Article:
How to write a Will in Australia
Stories | December 29, 2021
There are many reasons to think about setting up a Will. A Will helps to offer protection for your family members when you have passed on. It gives your children and loved ones an idea of your wishes. And it can also be a powerful statement of your faith and values. While it might be tempting to put off, you don’t want to make the mistake of not having a valid Will in Australia because this could prove costly for your loved ones in the future.
How to write your Will
Maybe you think that writing a Will in Australia is a complicated process. But the truth is, the risk of dying without a Will far outweighs the effort it takes to write one. The complexity of your Will really just depends on things like the size of your estate and the number of Will beneficiaries. For the everyday Aussie, writing a Will is simple and inexpensive. You can choose to do so with the help of a solicitor or even on your own when you use a do-it-yourself Will kit (which you can download for free, online).
Five questions to ask yourself when you write your Will
To help you write a Will that captures your wishes, faith and values, here are five questions to consider.
1. Who do I want to take care of?
Ask yourself who you want to provide for in death as you have in life. Which family members and loved ones come to mind when you ask yourself this question? Make a list. Write their names down. First and foremost, you’ll want to make sure that any Will you make provides for those who are dearest to you. You can do this by leaving them bequests (otherwise known as gifts in Will) which brings us to question two.
2. What assets of value and meaning do I own?
This question will help you to determine how to ensure that each of your loved ones is well provided for. Make another list that documents all your assets. These assets will become bequests in your Will. They can include things like property and homes, vehicles, superannuation, bank accounts, life insurance policies, business partnerships, or any other personal items of meaning or value that you’d like to pass on.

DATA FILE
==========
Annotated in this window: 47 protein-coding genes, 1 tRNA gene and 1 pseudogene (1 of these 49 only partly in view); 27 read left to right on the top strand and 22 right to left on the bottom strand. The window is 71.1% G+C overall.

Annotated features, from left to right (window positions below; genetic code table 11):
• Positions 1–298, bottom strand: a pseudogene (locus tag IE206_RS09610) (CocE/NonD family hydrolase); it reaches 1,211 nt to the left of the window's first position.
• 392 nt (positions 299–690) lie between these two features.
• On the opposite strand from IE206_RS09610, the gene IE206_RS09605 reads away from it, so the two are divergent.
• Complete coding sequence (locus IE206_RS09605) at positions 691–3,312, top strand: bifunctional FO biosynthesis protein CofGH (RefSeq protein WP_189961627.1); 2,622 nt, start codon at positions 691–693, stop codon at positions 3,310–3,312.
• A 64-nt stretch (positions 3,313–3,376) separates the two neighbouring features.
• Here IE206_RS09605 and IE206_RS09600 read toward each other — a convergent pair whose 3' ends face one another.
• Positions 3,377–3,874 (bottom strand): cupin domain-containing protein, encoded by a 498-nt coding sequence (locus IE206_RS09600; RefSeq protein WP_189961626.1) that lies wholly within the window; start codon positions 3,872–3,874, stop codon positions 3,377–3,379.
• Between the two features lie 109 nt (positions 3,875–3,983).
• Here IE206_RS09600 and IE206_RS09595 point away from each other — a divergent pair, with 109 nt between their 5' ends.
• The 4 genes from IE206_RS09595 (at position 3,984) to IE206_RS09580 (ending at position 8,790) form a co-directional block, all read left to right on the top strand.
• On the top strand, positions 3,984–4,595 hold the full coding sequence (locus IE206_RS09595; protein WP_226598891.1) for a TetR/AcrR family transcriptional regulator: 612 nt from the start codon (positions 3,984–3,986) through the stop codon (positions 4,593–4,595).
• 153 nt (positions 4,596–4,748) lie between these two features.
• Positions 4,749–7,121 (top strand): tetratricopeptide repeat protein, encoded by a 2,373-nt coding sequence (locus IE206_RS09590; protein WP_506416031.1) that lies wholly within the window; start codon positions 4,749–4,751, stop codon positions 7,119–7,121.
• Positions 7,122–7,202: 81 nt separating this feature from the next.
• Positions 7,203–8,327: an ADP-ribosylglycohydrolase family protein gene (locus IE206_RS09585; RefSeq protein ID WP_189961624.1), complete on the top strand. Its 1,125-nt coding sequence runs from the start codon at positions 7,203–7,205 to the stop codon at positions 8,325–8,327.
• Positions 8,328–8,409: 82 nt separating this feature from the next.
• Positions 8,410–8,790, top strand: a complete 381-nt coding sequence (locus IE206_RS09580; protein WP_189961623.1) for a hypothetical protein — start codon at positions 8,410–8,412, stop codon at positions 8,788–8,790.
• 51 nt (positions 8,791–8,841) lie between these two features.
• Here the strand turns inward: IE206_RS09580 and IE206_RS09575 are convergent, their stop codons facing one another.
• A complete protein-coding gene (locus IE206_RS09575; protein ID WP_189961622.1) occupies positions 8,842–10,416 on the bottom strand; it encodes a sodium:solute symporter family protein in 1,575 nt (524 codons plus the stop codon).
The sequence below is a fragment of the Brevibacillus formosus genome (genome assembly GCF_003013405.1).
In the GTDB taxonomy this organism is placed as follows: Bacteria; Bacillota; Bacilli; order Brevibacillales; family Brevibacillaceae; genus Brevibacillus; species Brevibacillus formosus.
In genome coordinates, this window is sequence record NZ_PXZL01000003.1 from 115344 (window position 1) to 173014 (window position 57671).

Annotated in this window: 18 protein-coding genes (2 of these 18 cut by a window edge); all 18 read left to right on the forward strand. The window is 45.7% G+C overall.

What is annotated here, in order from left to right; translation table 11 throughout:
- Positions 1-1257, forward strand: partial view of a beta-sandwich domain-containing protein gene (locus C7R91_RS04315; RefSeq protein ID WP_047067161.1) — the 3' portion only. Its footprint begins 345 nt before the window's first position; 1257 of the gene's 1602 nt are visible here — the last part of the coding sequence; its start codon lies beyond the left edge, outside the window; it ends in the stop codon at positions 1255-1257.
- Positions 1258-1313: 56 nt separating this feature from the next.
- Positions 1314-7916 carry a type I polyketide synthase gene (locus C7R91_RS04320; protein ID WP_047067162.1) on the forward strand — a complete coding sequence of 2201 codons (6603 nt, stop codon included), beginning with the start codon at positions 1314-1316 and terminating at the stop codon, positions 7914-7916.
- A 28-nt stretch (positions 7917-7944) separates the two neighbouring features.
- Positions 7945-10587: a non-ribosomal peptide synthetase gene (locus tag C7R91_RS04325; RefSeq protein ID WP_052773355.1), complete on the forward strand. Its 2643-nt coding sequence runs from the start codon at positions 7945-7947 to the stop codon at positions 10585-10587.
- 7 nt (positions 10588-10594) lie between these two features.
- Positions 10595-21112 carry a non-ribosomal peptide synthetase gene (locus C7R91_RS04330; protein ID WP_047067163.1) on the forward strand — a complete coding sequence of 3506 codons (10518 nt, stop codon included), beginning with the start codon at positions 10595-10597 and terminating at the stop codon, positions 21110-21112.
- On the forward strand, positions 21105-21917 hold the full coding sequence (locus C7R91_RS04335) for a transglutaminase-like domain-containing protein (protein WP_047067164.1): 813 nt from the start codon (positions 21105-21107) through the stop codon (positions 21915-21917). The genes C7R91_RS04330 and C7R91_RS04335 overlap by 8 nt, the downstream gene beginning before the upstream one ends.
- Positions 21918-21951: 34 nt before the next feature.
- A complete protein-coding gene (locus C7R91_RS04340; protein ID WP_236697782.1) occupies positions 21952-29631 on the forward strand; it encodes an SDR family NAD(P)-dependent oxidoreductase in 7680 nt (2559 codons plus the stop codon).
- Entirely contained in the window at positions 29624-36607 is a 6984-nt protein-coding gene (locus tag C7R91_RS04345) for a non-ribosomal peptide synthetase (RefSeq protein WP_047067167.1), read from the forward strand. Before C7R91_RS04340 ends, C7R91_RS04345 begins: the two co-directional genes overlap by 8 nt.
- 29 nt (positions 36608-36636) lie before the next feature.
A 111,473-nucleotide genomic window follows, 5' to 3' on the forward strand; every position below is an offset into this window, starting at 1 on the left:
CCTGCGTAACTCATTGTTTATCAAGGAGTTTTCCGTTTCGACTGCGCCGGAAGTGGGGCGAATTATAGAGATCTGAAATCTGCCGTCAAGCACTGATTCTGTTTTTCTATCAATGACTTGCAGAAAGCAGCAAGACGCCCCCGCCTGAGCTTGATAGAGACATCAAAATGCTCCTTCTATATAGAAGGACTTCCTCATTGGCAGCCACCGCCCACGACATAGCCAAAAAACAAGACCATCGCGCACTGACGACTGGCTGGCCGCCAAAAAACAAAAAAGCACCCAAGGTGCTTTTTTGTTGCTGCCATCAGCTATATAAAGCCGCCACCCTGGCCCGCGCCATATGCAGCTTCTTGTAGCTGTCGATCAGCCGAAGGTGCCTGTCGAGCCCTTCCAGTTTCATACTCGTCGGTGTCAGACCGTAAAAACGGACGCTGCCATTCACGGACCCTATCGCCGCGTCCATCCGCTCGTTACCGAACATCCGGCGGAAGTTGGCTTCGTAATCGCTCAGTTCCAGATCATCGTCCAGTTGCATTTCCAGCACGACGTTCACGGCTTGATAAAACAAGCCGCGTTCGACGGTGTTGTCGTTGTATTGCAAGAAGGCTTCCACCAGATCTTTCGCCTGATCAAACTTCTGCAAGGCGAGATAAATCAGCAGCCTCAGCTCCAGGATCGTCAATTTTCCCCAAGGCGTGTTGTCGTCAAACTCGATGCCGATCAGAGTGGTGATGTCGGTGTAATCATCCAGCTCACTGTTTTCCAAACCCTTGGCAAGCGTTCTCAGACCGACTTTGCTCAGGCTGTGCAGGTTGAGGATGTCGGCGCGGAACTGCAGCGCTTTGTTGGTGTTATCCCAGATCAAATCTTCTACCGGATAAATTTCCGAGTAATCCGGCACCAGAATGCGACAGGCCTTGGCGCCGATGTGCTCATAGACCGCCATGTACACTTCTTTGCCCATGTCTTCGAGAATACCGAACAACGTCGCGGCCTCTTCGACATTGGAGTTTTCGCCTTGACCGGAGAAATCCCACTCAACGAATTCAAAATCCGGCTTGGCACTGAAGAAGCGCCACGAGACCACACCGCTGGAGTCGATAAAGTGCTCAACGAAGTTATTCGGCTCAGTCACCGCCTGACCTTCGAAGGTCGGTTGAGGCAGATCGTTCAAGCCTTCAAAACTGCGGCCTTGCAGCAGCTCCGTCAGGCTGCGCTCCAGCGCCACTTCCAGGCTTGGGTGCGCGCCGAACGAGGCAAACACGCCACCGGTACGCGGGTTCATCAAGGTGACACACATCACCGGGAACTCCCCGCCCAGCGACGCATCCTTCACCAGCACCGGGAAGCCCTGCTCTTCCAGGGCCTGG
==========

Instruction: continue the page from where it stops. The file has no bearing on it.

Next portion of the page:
3. What debts do I owe?
It helps to consider if you have any major debt that could affect what is possible to leave to your loved ones. You may also wish to consider which parts of your estate could be used to resolve your debt in the event of your death. For instance, if you have a mortgage should your home be sold? Or would you prefer to nominate a beneficiary who would then become responsible for paying the remainder of your debt?
4. Who do I trust to carry out my wishes?
Every Will needs an executor: someone who will carry out your last wishes as they are written in your Will. In Australia, your executor doesn’t need to be a solicitor or legal professional. You may simply wish to choose someone who you love and trust to carry out your wishes. But remember, the person you choose will have the responsibility of distributing your bequests to the right people. So be sure to pray about your decision and ask the person who you wish to name as executor to do the same.
5. How can I reflect my lifetime faith and values?
We all want to be remembered well after we are gone. Leaving a bequest or a gift in your Will is a wonderful way to demonstrate what you value and consider important, especially to your loved ones. When you include a Christian charity like CBM in your Will, it reflects your lifetime values of inclusion and justice for all. It reflects the love of Jesus. What a wonderful testament to your friends and family – both in life and death!
Let your love live on
When you include a charity like CBM in your Will, your legacy will benefit some of the world’s most vulnerable children and families for generations to come. If you’d like to know more about the work of CBM and how to support it with a bequest or a gift in Will, order your obligation free information pack today.
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